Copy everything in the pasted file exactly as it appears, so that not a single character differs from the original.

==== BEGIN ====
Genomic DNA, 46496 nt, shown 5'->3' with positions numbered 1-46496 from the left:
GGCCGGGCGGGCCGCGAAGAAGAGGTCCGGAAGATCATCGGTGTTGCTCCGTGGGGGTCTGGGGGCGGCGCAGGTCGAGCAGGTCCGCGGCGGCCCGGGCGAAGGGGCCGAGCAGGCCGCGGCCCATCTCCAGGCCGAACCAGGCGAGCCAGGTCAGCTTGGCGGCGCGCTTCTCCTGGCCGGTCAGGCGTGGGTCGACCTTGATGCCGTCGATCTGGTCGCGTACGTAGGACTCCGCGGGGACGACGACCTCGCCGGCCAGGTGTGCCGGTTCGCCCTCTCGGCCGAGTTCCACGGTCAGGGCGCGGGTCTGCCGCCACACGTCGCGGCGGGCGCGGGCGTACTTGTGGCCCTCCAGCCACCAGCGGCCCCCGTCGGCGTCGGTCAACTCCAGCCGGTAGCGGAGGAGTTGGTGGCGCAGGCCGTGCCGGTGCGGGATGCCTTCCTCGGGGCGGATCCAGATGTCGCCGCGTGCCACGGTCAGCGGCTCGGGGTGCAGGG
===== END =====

Genomic DNA, 46496 nt, shown 5'->3' with positions numbered 1-46496 from the left:
GGCCGGGCGGGCCGCGAAGAAGAGGTCCGGAAGATCATCGGTGTTGCTCCGTGGGGGTCTGGGGGCGGCGCAGGTCGAGCAGGTCCGCGGCGGCCCGGGCGAAGGGGCCGAGCAGGCCGCGGCCCATCTCCAGGCCGAACCAGGCGAGCCAGGTCAGCTTGGCGGCGCGCTTCTCCTGGCCGGTCAGGCGTGGGTCGACCTTGATGCCGTCGATCTGGTCGCGTACGTAGGACTCCGCGGGGACGACGACCTCGCCGGCCAGGTGTGCCGGTTCGCCCTCTCGGCCGAGTTCCACGGTCAGGGCGCGGGTCTGCCGCCACACGTCGCGGCGGGCGCGGGCGTACTTGTGGCCCTCCAGCCACCAGCGGCCCCCGTCGGCGTCGGTCAACTCCAGCCGGTAGCGGAGGAGTTGGTGGCGCAGGCCGTGCCGGTGCGGGATGCCTTCCTCGGGGCGGATCCAGATGTCGCCGCGTGCCACGGTCAGCGGCTCGGGGTGCAGGG